3360 (2) - Pol. Sci. 3360A/5360A Politics in Latin America...

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Pol. Sci. 3360A/5360A Politics in Latin America Robert Finbow Phone: 494-6606 COURSE DESCRIPTION: This seminar surveys Latin America’s search for democracy and stability from colonial to contemporary times. Students first examine political history and development, focusing on the colonial inheritance and foreign intervention. The course then examines political structures and values, the authoritarian presidency, military politicization, party competition and electoral politics. State-society relations are then discussed, including the role of women and indigenous peoples. The course concludes by examining prospects for democratization and liberalization in the contemporary era of globalization, and the implications for scholarly interpretations. STUDENT ASSIGNMENTS : Undergraduate students will be expected to volunteer for one assignment as presenters to make up 20% of the final grade. Graduate students will be expected to do two presentations worth 10% each for 20% . Presentations should focus on the principal themes of the assigned articles organized around the topics distributed to the class. Each week we will cover 2 debate themes each taking one half of the seminar. Students should meet prior to the class to work out who will present on each side of each debate question to ensure that differing views are covered on both topics. Presentations should not exceed 10 minutes each in length. Presenters should avoid reading their papers and should instead highlight a few key points . Presenters should submit a written version of their presentation to the professor each week at the start of class before they present. (Points will be deducted for essays submitted after the presentation). Presenters should coordinate their participation before class, to ensure that all assigned readings are covered and the debate topics are thoroughly explored. The presentation must be based on a thorough reading of the required articles . The presentations are NOT article summaries but should involve a reasoned argument on the assigned themes. Graduates should use some recommended as well as required readings for their presentations. Students are expected to attend regularly and participate in other weeks for 10%. Any student missing more than TWO classes without a valid medical or compassionate excuse will receive no participation mark . An essay proposal with outline and annotated bibliography , due on October 15 , will be worth 10% . Students can choose their own essay topic, but it must be on Latin American domestic politics and they receive prior approval of the instructor. A list of suggested topics will be distributed in class. The research essay of 10 -12 pages for undergraduates and 15-20 pages for graduates , due on November 26, is worth 30% . ALL essay assignments and presentation papers must be submitted formally to the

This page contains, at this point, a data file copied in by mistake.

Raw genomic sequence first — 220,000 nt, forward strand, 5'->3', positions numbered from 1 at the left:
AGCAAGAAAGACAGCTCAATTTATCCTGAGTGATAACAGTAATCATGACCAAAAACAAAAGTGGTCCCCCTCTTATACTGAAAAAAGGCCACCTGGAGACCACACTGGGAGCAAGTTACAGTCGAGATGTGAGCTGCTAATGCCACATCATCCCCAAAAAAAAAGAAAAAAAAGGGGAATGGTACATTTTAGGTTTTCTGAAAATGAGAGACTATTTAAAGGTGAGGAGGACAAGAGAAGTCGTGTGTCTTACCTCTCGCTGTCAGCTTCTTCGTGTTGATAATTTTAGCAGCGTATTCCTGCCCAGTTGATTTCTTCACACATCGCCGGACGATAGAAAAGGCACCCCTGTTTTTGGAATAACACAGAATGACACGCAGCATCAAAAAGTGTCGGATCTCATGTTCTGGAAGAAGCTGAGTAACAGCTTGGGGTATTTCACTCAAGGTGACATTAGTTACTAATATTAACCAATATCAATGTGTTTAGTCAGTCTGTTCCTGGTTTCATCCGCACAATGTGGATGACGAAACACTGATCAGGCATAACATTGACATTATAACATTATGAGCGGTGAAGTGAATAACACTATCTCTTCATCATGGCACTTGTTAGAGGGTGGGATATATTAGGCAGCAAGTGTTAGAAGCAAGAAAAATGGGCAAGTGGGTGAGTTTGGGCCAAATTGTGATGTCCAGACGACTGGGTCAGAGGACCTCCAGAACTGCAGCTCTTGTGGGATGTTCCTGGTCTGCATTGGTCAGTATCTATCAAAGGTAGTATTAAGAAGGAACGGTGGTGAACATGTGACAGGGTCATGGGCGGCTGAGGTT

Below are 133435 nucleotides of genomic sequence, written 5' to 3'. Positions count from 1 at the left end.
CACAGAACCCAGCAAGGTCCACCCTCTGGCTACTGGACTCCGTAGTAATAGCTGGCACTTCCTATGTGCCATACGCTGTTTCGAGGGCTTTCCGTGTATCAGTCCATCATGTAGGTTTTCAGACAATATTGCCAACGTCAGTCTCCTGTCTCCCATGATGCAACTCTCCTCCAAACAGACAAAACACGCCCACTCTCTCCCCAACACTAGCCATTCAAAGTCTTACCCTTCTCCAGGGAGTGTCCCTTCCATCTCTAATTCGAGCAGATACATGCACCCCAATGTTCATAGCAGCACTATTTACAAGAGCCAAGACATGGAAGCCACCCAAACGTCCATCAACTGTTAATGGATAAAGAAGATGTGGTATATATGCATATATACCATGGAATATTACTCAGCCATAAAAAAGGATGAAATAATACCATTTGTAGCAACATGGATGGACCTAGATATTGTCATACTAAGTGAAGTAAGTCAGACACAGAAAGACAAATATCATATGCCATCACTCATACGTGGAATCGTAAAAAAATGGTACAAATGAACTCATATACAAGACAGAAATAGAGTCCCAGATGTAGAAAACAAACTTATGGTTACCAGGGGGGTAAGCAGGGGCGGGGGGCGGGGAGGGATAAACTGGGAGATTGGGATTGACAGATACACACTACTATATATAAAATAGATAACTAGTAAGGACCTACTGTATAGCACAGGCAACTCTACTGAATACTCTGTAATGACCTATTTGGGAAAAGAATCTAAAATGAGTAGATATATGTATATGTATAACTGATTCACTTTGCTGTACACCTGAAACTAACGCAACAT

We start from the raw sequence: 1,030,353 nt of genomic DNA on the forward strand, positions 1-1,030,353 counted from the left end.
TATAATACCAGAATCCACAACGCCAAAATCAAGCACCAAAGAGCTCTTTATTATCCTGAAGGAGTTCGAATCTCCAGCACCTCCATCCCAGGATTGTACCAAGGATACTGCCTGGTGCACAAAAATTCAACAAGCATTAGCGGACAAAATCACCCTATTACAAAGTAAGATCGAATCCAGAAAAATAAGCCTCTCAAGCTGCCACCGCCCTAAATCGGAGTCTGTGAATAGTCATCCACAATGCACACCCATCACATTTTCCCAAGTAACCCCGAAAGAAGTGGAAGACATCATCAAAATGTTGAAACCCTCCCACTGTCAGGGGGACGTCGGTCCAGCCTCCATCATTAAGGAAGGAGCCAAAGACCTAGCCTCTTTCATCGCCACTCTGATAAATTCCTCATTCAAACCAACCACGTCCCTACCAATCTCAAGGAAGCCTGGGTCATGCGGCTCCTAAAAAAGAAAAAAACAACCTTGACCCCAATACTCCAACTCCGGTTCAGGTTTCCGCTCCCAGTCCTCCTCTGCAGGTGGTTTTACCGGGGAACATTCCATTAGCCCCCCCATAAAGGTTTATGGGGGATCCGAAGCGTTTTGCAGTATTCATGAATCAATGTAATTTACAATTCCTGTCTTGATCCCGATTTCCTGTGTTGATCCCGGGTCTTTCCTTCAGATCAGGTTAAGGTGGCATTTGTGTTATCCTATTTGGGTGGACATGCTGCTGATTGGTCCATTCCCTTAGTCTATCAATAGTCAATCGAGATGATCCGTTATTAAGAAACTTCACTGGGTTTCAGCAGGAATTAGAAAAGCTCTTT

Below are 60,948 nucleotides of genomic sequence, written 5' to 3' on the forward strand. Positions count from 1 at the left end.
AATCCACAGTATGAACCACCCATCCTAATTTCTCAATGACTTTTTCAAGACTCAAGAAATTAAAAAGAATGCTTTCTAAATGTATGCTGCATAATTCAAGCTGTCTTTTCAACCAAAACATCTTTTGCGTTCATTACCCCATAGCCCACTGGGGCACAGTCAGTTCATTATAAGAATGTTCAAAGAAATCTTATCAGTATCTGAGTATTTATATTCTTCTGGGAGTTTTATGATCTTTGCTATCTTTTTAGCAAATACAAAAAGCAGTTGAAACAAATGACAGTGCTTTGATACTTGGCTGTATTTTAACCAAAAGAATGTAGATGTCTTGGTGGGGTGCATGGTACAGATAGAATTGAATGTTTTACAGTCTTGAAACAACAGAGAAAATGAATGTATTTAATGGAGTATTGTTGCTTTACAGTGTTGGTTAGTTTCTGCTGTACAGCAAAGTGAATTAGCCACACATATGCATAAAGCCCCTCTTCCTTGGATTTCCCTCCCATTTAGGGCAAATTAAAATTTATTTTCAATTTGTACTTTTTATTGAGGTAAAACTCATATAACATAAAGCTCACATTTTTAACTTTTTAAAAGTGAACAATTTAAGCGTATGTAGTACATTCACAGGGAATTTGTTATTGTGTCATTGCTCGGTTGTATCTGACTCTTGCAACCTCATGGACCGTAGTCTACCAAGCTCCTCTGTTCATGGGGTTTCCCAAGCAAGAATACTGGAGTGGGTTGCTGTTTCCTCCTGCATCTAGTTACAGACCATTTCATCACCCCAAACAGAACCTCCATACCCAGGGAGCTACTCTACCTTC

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This note was uploaded on 07/25/2009 for the course POLS 101 taught by Professor All during the Spring '09 term at Rutgers.

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3360 (2) - Pol. Sci. 3360A/5360A Politics in Latin America...

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